Now you would think it would be fairly easy to set aside a few groves of Big Trees out of the vast primeval forests that once blanketed much of our land. It wasn’t. It has turned out to be one of the most difficult projects ever attempted. In fact, nothing short of a crusade could have recovered a small part of the heritage we allowed to slip away through negligence and chicanery.

I was first caught up in this cause in 1915, when I was assistant to Stephen T. Mather, founder and first director of the National Park Service, and the most zealous tree saver of us all. Later, succeeding him as director, I was in a position to spearhead the drive for a while. Since I quit public service in 1933 to head the United States Potash Company, I have devoted time and energy to helping complete the job. Being in the mining business, which utilizes something left for us beneath the earth by time and nature, I feel it my duty to help restore some of our natural resources for future generations. I still keep in touch with national and state park affairs and serve on boards and committees of conservation organizations, including the Save-the-Redwoods League. Not a year passes without some tree-saving project having my attention, and I am in constant touch with Newton B. Drury, secretary of the Save-the-Redwoods League for 20 years, director of the National Park Service for 10 years, and now chief of the California state-park system.

It took a lot of dickering, swapping, money raising and political jockeying to recover the thousands of acres of forest land that have been restored to the people. The Founders’ Tree, under which Bernie Baruch sat, is named for three farsighted visionaries, Pres. Henry Fairfield Osborn, of the American Museum of Natural History; Dr. John C. Merriam, of the University of California, later head of the Carnegie Institution in Washington; and Pres. Madison Grant, of the New York Zoological Society. I came near being the fourth horseman in this founders’ group, when, in the summer of 1917, I met Osborn, Merriam, and Grant at the Bohemian Grove, a small but impressive stand of redwoods saved from destruction by the Bohemian Club of San Francisco. They asked me to join them in a scouting trip into the redwood lumbering belt, where they heard that the Big Trees were being wiped out like so many cornstalks. Unfortunately, I was unable to go.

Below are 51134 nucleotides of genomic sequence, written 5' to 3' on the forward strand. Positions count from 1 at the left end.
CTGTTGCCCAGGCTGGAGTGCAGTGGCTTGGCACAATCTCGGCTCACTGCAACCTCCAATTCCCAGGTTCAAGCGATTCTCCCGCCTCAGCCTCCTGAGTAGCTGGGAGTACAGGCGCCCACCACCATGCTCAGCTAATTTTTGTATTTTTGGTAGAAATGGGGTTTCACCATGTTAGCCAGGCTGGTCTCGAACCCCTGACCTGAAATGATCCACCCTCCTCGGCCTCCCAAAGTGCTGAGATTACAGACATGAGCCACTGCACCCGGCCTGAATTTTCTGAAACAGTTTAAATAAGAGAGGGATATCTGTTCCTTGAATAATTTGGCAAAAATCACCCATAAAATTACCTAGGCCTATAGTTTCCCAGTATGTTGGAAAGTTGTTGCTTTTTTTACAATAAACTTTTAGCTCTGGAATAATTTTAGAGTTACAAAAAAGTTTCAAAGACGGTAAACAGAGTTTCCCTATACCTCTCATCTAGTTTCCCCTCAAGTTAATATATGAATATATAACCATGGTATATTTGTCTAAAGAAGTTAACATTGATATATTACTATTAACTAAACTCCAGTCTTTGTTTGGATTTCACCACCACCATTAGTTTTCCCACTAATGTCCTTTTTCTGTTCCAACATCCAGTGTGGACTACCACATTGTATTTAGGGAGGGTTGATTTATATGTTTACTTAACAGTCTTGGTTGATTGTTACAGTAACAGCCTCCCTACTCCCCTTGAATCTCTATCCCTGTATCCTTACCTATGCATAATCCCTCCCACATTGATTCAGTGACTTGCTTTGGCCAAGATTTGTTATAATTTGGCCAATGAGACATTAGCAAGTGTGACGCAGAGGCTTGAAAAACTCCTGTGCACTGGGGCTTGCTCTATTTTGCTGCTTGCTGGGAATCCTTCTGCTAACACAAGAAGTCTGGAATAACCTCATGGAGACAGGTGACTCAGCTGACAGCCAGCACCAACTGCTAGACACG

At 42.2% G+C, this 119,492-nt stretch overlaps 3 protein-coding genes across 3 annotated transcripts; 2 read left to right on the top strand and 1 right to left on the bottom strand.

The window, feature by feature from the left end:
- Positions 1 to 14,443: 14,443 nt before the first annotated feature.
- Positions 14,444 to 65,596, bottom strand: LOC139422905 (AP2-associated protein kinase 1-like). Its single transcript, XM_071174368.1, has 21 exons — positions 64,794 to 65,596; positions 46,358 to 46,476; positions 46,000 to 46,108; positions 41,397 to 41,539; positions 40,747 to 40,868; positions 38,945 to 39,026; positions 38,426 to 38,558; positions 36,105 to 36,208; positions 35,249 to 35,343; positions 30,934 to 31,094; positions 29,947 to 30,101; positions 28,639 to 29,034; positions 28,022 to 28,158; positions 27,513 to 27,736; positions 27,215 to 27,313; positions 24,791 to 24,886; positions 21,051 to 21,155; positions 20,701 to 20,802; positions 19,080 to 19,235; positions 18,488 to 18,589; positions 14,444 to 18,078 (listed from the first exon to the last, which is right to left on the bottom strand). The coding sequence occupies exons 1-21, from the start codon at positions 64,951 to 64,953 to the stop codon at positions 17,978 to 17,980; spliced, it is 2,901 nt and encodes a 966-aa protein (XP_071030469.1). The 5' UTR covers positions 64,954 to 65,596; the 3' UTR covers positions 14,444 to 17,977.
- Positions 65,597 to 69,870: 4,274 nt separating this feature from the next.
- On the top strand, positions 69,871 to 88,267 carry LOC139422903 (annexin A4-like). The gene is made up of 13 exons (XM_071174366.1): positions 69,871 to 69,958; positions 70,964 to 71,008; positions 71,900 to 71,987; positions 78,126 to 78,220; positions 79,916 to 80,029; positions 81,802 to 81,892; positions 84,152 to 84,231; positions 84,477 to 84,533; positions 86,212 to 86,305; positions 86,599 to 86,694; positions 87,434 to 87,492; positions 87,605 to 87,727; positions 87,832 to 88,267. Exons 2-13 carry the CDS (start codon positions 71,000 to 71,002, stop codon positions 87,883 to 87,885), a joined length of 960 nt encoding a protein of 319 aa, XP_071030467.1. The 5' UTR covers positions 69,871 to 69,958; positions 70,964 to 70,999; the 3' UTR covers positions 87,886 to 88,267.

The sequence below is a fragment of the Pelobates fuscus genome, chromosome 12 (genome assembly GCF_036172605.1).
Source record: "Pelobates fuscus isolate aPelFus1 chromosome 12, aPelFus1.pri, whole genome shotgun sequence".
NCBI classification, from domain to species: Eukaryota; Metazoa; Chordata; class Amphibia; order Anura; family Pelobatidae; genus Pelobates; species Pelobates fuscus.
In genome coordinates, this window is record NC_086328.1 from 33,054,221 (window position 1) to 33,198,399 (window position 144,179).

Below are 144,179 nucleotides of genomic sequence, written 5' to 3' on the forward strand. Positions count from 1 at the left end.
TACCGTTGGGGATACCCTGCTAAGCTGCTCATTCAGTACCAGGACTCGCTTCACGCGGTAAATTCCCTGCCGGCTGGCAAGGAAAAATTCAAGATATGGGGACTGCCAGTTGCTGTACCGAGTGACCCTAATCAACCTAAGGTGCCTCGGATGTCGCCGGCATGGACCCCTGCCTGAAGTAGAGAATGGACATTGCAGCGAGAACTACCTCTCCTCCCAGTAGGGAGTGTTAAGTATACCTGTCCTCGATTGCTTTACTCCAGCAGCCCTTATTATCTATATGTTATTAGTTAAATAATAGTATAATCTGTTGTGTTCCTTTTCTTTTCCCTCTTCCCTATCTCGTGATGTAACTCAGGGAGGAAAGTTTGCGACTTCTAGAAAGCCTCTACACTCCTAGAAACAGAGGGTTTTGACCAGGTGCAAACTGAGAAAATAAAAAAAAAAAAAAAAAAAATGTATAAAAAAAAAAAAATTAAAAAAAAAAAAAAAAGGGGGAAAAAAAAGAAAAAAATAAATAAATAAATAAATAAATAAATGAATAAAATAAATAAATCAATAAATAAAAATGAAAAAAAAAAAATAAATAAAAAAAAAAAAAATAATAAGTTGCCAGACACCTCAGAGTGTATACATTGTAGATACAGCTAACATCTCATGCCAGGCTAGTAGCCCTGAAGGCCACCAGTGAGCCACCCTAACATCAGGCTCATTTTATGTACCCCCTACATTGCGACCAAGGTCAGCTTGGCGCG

When Osborn, Merriam, and Grant returned from the scenes of devastation, there was fire in their eyes. They lost no time in organizing the Save-the-Redwoods League, with the enthusiastic aid of Steve Mather, former Congressman William Kent, and leaders of California’s Sierra Club. Franklin K. Lane, Secretary of the Interior, was the first president, and today his ashes rest in Lane Grove, a memorial to him amid the redwoods. Starting with $100 in the kitty, these men launched what is undoubtedly the greatest private conservation movement on record, one that has raised over $5,000,000, for the most part matched with state funds, to purchase some 60,000 acres of sequoias for the public. Although the league was interested mainly in saving redwoods, its example led to the recovery of many acres of other museum stands of virgin timber — sugar pine, yellow or ponderosa pine, Douglas and other firs, spruce, Eastern hardwoods, swamp cypress, even desert saguaros and Joshua trees — all over the country.

To most people, the Big Trees are the sequoias, popularly called redwoods. There are two kinds of sequoia — the gigantea and the sempervirens. Remotely related, the two types of redwood have quite different growing habits, which added to our problems in saving them.

The gigantea, or Big Tree, which is the bulkiest and oldest living thing, survives from pre-glacial days only in damp, sheltered glades from 3,000 to 8,000 feet high on the western slope of the Sierra Nevada range. They have massive trunks insulated with spongy, reddish, almost-fireproof bark, and some of them are nearly 40 feet in diameter. Shallow-rooted, they balance on the surface, probably bulking over 3,000 tons. They sprout only from seed, and mature only after a millennium of growth. There are estimates of about 17,000 gigantea, 10 feet or more in diameter, growing in 70 small groves, extant out of ancient forests that are believed to have once grown widely in every Northern Hemisphere continent. These, generally speaking, are not only quite inaccessible to loggers, but the trees make inferior lumber, because of the brittleness of the wood.